Chinese and Indian public diplomacy strategies are both incorporating Buddhism into their soft power ventures, and as a result are drawing closer within their bilateral relationship. But as David Scott writes in the Journal...KEEP READING
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MPD in Indonesia: Involving Religious Communities in Indonesia’s Public Diplomacy
Note from the CPD Blog Manager: The CPD Blog is featuring a series of dispatches from the USC Master of Public Diplomacy research trip to Indonesia. Learn about the trip here.
Predominantly Muslim Indonesia has played a prominent role in pushing religion into the international public domain in recent years by taking many of the dialogue initiatives at regional and international levels. Although it is the world’s most populous Muslim nation, Islam, however, is not a state religion. The founders of modern Indonesia first proclaimed the philosophical basis of the Indonesian state, the Pancasila, and the religious pluralism that is enshrined in the constitution is a key part of Indonesian identity and constitutional process. This was one of the key points that stood out during our visit at the Ministry of Religious Affairs in Jakarta.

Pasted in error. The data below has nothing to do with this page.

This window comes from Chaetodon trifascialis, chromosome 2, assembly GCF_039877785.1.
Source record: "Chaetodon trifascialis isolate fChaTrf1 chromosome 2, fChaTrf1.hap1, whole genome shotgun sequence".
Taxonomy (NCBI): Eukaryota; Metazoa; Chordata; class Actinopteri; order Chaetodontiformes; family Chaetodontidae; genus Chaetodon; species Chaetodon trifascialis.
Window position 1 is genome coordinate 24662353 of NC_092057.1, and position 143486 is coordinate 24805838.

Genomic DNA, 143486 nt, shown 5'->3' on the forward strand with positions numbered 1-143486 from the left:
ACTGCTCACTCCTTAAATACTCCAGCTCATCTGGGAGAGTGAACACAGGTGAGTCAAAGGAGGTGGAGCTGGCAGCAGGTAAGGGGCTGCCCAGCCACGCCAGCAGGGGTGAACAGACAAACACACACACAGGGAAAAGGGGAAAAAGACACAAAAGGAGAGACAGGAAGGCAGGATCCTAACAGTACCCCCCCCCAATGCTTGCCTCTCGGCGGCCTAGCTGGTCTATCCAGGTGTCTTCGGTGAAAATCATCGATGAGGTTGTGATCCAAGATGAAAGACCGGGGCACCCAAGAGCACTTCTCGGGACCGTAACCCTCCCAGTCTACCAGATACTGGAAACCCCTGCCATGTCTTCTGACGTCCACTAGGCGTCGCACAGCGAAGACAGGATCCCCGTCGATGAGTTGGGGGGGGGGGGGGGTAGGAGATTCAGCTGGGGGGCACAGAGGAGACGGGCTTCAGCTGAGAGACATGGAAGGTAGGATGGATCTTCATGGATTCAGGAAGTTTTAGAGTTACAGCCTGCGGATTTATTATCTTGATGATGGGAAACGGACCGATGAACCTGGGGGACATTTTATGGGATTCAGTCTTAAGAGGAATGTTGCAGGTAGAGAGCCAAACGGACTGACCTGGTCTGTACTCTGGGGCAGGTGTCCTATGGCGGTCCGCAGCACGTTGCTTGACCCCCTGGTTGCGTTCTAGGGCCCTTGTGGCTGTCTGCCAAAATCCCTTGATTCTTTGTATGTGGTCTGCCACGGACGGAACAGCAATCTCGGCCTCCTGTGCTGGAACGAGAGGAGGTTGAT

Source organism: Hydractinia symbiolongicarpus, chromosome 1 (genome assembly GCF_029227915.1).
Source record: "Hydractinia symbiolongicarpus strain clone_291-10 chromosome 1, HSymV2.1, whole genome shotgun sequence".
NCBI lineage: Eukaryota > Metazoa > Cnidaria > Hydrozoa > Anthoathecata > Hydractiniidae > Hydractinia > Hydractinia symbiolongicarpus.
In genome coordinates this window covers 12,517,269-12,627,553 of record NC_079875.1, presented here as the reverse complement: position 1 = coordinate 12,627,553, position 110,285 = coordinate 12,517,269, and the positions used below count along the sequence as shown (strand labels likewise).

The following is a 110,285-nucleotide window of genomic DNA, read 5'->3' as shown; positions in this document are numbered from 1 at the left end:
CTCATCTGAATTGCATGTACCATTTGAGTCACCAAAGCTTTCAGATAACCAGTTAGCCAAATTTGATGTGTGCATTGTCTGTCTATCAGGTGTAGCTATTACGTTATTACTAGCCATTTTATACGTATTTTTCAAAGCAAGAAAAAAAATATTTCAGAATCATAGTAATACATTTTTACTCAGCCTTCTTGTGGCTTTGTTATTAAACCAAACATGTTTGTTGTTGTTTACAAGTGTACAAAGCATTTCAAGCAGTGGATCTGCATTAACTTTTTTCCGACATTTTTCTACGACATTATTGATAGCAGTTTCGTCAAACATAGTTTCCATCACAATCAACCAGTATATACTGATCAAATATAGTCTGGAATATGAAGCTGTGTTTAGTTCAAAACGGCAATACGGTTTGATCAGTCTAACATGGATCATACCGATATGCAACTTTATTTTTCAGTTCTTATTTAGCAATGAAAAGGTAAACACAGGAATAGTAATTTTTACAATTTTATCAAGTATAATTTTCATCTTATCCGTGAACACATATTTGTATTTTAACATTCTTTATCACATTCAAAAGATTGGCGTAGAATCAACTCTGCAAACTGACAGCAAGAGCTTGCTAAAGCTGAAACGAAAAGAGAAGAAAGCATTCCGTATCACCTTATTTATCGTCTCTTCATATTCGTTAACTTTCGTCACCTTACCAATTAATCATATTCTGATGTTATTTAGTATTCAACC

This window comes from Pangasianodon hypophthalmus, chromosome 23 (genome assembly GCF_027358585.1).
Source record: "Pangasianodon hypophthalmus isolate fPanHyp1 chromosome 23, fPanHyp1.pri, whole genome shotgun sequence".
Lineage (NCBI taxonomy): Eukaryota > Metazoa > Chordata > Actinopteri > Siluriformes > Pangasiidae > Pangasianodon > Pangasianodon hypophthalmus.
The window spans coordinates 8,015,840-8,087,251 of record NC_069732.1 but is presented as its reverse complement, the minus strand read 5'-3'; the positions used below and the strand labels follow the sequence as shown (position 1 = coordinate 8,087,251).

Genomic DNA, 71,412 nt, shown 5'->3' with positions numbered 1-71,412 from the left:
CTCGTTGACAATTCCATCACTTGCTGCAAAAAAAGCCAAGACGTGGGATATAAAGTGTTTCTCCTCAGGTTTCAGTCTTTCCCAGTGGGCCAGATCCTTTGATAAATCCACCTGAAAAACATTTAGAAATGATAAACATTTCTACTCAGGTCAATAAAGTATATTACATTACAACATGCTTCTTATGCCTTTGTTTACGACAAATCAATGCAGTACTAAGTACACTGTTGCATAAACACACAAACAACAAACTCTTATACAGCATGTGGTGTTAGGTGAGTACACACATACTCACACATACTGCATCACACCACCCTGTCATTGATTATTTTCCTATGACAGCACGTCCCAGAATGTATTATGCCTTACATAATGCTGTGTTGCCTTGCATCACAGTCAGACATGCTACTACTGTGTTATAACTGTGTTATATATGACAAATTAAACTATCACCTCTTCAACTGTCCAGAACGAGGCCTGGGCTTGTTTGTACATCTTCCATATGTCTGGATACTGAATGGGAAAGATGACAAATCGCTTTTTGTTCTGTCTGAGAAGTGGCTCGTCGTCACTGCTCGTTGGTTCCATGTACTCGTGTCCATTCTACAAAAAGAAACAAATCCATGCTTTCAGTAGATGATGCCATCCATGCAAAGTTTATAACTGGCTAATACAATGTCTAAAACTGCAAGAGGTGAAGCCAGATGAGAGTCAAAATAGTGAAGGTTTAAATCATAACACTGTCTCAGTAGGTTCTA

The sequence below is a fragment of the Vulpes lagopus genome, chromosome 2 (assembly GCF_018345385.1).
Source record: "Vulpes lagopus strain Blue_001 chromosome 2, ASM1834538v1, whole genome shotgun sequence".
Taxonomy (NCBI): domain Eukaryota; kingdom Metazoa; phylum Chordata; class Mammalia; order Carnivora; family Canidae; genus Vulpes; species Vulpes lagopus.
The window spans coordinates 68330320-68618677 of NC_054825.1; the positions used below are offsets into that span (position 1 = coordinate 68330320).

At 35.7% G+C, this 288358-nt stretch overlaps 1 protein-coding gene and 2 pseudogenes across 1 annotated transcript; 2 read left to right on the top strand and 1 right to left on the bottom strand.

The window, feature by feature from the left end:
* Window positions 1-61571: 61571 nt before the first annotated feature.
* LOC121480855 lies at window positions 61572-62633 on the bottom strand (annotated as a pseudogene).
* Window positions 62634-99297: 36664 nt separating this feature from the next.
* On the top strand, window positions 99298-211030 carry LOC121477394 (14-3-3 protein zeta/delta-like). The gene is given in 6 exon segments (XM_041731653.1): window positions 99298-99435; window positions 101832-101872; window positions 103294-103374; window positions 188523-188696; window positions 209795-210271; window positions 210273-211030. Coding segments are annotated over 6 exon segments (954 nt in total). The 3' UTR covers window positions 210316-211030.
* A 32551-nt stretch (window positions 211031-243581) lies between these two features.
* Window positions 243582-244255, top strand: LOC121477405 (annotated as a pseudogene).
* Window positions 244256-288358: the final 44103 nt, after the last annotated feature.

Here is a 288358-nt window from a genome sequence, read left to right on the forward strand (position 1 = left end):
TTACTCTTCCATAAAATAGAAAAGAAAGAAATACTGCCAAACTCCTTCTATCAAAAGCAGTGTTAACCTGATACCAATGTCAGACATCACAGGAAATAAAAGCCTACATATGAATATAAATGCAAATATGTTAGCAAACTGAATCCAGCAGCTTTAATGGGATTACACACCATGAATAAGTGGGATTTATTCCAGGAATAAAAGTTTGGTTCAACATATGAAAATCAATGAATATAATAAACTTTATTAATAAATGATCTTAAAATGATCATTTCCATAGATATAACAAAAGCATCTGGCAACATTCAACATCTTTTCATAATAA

The religionization of politics and the politicization of religion, especially in the current environment on the global war on terror, means that increasingly religion plays a role in diplomacy both as an opportunity for engagement and as a motivation inspiring actors. Religion, which until recently was regarded in much of the secular world in the West as essentially the private affair of individuals, is now intruding into the public arena, including the world of diplomacy. As a country with a pluralistic society and proud of its rich cultural and religious diversity, religious leaders play important roles in their communities in shaping attitudes and people’s understanding of the world around them. Concerns about interfaith relations grew with the polarization of the world along Samuel Huntington’s Clash of Civilization line, in the wake of the 2001 terrorist attacks in the United States. While the tradition of interfaith dialogue has long existed in pluralistic Indonesia for decades, the government has taken the initiative to bring this tradition to the international level and, lo and behold, has found receptive audiences since 2002.